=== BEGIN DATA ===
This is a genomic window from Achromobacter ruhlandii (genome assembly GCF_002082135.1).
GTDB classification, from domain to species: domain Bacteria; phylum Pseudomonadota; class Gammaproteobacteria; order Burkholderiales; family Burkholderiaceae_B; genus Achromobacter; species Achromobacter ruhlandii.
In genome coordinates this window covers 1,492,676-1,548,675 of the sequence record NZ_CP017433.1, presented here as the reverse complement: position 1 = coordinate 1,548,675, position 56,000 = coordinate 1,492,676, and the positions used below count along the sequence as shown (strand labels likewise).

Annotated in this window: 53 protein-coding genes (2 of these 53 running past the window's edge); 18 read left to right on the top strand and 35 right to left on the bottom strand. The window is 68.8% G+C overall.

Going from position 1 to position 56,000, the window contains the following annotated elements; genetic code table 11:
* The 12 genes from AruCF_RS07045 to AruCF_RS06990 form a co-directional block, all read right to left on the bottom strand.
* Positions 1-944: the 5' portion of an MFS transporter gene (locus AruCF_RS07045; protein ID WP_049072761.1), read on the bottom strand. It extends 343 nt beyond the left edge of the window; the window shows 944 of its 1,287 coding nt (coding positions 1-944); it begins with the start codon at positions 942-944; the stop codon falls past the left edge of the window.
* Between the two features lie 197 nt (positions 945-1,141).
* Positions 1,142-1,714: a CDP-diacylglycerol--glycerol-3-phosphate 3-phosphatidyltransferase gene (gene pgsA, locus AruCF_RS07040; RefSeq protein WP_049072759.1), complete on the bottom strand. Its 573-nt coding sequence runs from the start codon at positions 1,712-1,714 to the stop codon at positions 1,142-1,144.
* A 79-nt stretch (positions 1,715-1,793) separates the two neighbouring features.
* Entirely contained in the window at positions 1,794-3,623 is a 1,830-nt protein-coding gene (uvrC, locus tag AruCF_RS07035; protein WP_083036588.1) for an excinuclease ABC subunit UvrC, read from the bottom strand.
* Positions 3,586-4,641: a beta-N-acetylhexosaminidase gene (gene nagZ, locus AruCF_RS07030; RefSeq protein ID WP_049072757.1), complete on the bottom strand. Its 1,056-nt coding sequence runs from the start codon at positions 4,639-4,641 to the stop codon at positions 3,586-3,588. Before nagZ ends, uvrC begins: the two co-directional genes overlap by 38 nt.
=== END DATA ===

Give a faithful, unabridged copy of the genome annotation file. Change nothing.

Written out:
This is a genomic window from Achromobacter ruhlandii (genome assembly GCF_002082135.1).
GTDB classification, from domain to species: domain Bacteria; phylum Pseudomonadota; class Gammaproteobacteria; order Burkholderiales; family Burkholderiaceae_B; genus Achromobacter; species Achromobacter ruhlandii.
In genome coordinates this window covers 1,492,676-1,548,675 of the sequence record NZ_CP017433.1, presented here as the reverse complement: position 1 = coordinate 1,548,675, position 56,000 = coordinate 1,492,676, and the positions used below count along the sequence as shown (strand labels likewise).

Annotated in this window: 53 protein-coding genes (2 of these 53 running past the window's edge); 18 read left to right on the top strand and 35 right to left on the bottom strand. The window is 68.8% G+C overall.

Going from position 1 to position 56,000, the window contains the following annotated elements; genetic code table 11:
* The 12 genes from AruCF_RS07045 to AruCF_RS06990 form a co-directional block, all read right to left on the bottom strand.
* Positions 1-944: the 5' portion of an MFS transporter gene (locus AruCF_RS07045; protein ID WP_049072761.1), read on the bottom strand. It extends 343 nt beyond the left edge of the window; the window shows 944 of its 1,287 coding nt (coding positions 1-944); it begins with the start codon at positions 942-944; the stop codon falls past the left edge of the window.
* Between the two features lie 197 nt (positions 945-1,141).
* Positions 1,142-1,714: a CDP-diacylglycerol--glycerol-3-phosphate 3-phosphatidyltransferase gene (gene pgsA, locus AruCF_RS07040; RefSeq protein WP_049072759.1), complete on the bottom strand. Its 573-nt coding sequence runs from the start codon at positions 1,712-1,714 to the stop codon at positions 1,142-1,144.
* A 79-nt stretch (positions 1,715-1,793) separates the two neighbouring features.
* Entirely contained in the window at positions 1,794-3,623 is a 1,830-nt protein-coding gene (uvrC, locus tag AruCF_RS07035; protein WP_083036588.1) for an excinuclease ABC subunit UvrC, read from the bottom strand.
* Positions 3,586-4,641: a beta-N-acetylhexosaminidase gene (gene nagZ, locus AruCF_RS07030; RefSeq protein ID WP_049072757.1), complete on the bottom strand. Its 1,056-nt coding sequence runs from the start codon at positions 4,639-4,641 to the stop codon at positions 3,586-3,588. Before nagZ ends, uvrC begins: the two co-directional genes overlap by 38 nt.